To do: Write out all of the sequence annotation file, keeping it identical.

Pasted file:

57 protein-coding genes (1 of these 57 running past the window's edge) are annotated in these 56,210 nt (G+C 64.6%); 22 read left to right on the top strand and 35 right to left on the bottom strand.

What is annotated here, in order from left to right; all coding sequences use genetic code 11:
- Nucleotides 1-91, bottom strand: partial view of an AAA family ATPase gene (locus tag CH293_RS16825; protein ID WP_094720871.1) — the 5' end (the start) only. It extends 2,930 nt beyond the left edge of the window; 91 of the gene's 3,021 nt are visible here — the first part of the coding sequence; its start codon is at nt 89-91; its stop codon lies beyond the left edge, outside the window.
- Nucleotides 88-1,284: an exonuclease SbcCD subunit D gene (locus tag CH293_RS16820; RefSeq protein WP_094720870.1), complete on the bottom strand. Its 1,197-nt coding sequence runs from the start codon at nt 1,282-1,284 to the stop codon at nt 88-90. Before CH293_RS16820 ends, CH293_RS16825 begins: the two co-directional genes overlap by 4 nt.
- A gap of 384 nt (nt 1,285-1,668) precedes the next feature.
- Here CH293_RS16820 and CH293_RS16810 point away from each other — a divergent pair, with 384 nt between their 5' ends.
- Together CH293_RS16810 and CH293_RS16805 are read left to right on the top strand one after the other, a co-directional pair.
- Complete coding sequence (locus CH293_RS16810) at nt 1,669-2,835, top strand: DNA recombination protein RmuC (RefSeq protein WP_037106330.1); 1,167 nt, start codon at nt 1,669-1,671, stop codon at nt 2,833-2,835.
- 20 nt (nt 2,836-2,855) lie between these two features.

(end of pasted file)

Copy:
57 protein-coding genes (1 of these 57 running past the window's edge) are annotated in these 56,210 nt (G+C 64.6%); 22 read left to right on the top strand and 35 right to left on the bottom strand.

What is annotated here, in order from left to right; all coding sequences use genetic code 11:
- Nucleotides 1-91, bottom strand: partial view of an AAA family ATPase gene (locus tag CH293_RS16825; protein ID WP_094720871.1) — the 5' end (the start) only. It extends 2,930 nt beyond the left edge of the window; 91 of the gene's 3,021 nt are visible here — the first part of the coding sequence; its start codon is at nt 89-91; its stop codon lies beyond the left edge, outside the window.
- Nucleotides 88-1,284: an exonuclease SbcCD subunit D gene (locus tag CH293_RS16820; RefSeq protein WP_094720870.1), complete on the bottom strand. Its 1,197-nt coding sequence runs from the start codon at nt 1,282-1,284 to the stop codon at nt 88-90. Before CH293_RS16820 ends, CH293_RS16825 begins: the two co-directional genes overlap by 4 nt.
- A gap of 384 nt (nt 1,285-1,668) precedes the next feature.
- Here CH293_RS16820 and CH293_RS16810 point away from each other — a divergent pair, with 384 nt between their 5' ends.
- Together CH293_RS16810 and CH293_RS16805 are read left to right on the top strand one after the other, a co-directional pair.
- Complete coding sequence (locus CH293_RS16810) at nt 1,669-2,835, top strand: DNA recombination protein RmuC (RefSeq protein WP_037106330.1); 1,167 nt, start codon at nt 1,669-1,671, stop codon at nt 2,833-2,835.
- 20 nt (nt 2,836-2,855) lie between these two features.